"He didn't like it so we stopped."

Knee deep in red flags


One of the most rewarding aspects of teaching obedience classes is when, on graduation night, a student approaches me and says: “Thank you, you were our last hope before we were going to put this dog down.” Rick and I have been proud of our record — not one of the dogs we taught has ended up killed or given away.

Until now. A case that came to me recently has left me numb.

Can this dog be saved?

(Throughout the story, I'll emphasize the red flags of impending disaster with italics; by the end of the case, I was knee deep in red flags.)

Last April, I received a call from a woman I'll call Sue. She lived about a mile from me and had just bought a Newfoundland puppy. A neighbor gave her my name as a good Newfoundland trainer, and she wanted to enroll him in my obedience class. She had three children, ages 14, 10, and seven. The pup was six weeks old and was the first dog they ever owned.

I told her that Rick was starting a puppy kindergarten class at our training club when the pup would be 14 weeks old, and if that wasn't convenient, I'd be starting a class a month later. I told her to get him used to a collar and walking on a leash, to take him places, and to get a crate.

Rick's class began; no Newf was registered. My class began; still no Newf. Since the initial call from Sue, I had heard nothing, so I assumed that either the Newf puppy was wonderful or that Sue had found another club or trainer. Three weeks into my class. I got a frantic call from Sue; the puppy, now six months old, was driving them crazy and was biting the kids.

I told Sue to enroll the puppy in my class and to come to my house so I could assess the situation and catch her up on the lessons she had missed. She arrived with this big puppy on a harness — not a cart-pulling harness that Newfoundlands wear for draft work, but the kind of harness that small poodles wear.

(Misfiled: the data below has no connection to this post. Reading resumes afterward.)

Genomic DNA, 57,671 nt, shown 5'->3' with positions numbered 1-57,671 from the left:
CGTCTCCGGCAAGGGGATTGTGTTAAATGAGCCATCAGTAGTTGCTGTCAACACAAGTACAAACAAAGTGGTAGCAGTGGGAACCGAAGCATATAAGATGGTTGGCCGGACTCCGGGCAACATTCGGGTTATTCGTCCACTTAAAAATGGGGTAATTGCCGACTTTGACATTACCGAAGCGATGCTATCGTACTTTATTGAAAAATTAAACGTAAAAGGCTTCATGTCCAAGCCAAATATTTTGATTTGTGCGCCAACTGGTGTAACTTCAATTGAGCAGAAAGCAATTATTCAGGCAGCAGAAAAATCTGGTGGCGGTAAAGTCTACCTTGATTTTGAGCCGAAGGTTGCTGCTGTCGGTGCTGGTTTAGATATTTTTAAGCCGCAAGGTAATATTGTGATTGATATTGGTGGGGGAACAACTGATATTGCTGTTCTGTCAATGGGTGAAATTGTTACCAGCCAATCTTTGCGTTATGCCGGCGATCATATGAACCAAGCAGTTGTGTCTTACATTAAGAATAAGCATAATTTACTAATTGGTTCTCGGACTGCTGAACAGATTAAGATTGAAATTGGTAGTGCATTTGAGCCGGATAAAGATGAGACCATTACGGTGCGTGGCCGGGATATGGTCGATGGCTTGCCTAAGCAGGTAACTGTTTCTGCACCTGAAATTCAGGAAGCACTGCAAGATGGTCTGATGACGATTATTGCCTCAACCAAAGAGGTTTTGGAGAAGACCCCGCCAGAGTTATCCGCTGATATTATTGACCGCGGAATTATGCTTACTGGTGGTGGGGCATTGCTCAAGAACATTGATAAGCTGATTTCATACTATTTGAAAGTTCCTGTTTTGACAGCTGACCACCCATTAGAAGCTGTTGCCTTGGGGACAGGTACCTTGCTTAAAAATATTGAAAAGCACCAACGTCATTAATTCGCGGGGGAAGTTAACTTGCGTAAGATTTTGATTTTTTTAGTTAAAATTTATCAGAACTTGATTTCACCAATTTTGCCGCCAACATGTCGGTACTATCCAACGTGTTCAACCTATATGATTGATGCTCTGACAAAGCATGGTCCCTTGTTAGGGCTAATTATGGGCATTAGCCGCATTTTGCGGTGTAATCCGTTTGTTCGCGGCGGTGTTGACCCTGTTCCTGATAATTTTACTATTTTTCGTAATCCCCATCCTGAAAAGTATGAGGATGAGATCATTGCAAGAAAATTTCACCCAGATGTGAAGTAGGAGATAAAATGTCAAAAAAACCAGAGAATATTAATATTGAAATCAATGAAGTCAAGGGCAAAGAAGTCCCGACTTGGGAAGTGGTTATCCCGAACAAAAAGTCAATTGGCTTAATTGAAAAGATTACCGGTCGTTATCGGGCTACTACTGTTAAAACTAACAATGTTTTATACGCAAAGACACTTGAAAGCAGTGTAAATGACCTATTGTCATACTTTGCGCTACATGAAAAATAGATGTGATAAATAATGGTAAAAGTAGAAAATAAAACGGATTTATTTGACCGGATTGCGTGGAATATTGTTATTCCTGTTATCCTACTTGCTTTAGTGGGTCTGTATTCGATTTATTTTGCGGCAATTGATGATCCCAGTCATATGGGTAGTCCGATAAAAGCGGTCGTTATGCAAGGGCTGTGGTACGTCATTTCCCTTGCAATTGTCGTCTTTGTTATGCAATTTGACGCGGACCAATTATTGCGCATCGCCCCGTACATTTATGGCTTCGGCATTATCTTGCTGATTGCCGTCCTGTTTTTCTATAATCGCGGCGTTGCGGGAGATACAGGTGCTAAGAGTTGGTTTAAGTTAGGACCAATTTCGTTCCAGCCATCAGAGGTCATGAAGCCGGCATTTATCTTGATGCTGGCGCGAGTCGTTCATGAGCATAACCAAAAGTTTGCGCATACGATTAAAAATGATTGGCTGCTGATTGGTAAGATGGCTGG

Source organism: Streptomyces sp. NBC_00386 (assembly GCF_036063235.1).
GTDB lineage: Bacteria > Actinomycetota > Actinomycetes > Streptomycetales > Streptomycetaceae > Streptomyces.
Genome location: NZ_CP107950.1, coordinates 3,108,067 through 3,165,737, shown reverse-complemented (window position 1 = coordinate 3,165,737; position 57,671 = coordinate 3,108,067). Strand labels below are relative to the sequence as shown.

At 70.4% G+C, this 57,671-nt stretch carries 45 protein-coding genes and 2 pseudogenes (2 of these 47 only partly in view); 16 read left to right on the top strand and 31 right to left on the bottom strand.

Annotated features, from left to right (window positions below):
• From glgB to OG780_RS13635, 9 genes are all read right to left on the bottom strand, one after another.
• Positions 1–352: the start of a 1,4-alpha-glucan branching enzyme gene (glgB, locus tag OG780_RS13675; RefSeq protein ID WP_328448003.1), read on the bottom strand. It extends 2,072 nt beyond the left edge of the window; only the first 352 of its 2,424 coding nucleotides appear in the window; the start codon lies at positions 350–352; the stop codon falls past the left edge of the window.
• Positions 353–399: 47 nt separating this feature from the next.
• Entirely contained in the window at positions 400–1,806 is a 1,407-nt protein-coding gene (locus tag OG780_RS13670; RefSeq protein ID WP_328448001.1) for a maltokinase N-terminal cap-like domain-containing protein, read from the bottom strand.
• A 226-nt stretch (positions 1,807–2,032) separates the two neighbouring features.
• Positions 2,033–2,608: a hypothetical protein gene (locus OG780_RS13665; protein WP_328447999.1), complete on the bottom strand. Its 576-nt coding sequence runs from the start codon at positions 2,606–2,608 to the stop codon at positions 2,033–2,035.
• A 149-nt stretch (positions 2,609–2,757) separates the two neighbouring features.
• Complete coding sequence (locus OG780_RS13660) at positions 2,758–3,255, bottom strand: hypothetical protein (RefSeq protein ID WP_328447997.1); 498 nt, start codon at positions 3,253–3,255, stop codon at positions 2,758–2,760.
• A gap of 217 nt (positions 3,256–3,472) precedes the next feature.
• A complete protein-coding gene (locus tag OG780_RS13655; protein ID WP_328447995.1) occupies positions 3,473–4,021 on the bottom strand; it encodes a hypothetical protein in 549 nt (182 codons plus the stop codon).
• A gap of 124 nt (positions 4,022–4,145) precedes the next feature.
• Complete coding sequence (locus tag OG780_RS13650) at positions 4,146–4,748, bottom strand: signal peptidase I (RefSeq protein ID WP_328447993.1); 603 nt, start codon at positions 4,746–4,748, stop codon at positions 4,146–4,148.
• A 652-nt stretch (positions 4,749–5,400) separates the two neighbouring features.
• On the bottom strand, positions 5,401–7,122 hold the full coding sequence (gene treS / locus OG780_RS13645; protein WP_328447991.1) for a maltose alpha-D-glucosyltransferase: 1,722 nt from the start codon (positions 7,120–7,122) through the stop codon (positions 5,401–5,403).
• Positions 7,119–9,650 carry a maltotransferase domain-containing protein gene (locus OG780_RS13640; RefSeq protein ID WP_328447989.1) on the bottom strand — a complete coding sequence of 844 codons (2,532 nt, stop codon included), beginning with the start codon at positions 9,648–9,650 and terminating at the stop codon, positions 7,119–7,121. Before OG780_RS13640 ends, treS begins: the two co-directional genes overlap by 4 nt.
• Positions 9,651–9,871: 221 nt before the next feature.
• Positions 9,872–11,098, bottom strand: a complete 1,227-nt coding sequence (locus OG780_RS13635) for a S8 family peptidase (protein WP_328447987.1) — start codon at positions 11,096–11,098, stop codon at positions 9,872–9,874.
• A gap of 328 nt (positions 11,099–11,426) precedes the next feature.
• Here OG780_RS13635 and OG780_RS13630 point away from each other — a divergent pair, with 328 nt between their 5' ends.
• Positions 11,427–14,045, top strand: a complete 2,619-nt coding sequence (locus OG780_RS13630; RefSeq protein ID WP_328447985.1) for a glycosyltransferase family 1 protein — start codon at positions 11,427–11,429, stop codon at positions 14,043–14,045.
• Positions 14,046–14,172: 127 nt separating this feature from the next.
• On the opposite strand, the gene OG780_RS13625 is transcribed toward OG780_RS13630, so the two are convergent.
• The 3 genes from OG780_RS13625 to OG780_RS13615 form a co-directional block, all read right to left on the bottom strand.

Sue maneuvered the dog awkwardly from her car to my yard by holding the center strap of the harness.

“Does he have a collar?” I asked.

“Oh, we had one, but he didn't like it so we didn't use it,” she answered

I tried to walk the puppy around the yard, first on one of my buckle collars, then a chain collar, and finally a prong collar. He threw himself on the ground and had a tantrum! I had an 80-pound “drag dog”!

“Hasn't this dog ever walked on a leash?” I gasped between breaths.

“Oh, he didn't like it, so we stopped,” she replied.

Next, the dog tried to bite me. I flipped him into submission. From that point on, I had the dog's respect.

I asked if the dog's parents had temperaments like this. Sue answered that the breeder wouldn't let them see the parents, especially the mother, “'cause she's a little nippy.

I got the dog walking, got Sue walking him, and got the seven-year-old walking him. I asked how the crate-training was coming.

“Oh, we had a crate; he didn't like it so we stopped,” Sue replied.

Sue told me about their other problems with the dog. They fed him first, then sat down to dinner. The dog climbed on the table and took their food. He was so ill-behaved, they couldn't take him anywhere. They never walked or exercised him. He had them so terrorized in the house that they banished him to the two-acre yard surrounded by invisible fence.

At the back of the yard was a stagnant, half-dried, slime-coated pond the previous homeowners had use as a garbage dump. Sue and her family were rarely home. They felt guilty, so when they left they put the dog in the yard with the slimy pond and gave him a pig's ear. He became violently possessive of the pig's ear, Sue said. “Oh, you don't dare go near him or try to take it.